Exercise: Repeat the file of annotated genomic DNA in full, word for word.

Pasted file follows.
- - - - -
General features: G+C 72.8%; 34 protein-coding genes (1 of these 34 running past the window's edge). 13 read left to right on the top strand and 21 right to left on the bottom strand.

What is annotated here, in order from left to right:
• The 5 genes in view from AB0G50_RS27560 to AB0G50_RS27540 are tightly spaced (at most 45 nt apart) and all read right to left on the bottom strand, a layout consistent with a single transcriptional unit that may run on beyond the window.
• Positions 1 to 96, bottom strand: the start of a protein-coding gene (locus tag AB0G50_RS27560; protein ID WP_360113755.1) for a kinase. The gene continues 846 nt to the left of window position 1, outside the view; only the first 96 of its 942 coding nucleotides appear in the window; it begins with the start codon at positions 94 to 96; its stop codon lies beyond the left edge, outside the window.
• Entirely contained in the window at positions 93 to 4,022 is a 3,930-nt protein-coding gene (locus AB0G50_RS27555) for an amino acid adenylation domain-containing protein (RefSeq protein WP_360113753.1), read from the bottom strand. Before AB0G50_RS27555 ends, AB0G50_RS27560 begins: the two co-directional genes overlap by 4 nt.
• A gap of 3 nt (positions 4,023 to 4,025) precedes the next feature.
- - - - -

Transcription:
General features: G+C 72.8%; 34 protein-coding genes (1 of these 34 running past the window's edge). 13 read left to right on the top strand and 21 right to left on the bottom strand.

What is annotated here, in order from left to right:
• The 5 genes in view from AB0G50_RS27560 to AB0G50_RS27540 are tightly spaced (at most 45 nt apart) and all read right to left on the bottom strand, a layout consistent with a single transcriptional unit that may run on beyond the window.
• Positions 1 to 96, bottom strand: the start of a protein-coding gene (locus tag AB0G50_RS27560; protein ID WP_360113755.1) for a kinase. The gene continues 846 nt to the left of window position 1, outside the view; only the first 96 of its 942 coding nucleotides appear in the window; it begins with the start codon at positions 94 to 96; its stop codon lies beyond the left edge, outside the window.
• Entirely contained in the window at positions 93 to 4,022 is a 3,930-nt protein-coding gene (locus AB0G50_RS27555) for an amino acid adenylation domain-containing protein (RefSeq protein WP_360113753.1), read from the bottom strand. Before AB0G50_RS27555 ends, AB0G50_RS27560 begins: the two co-directional genes overlap by 4 nt.
• A gap of 3 nt (positions 4,023 to 4,025) precedes the next feature.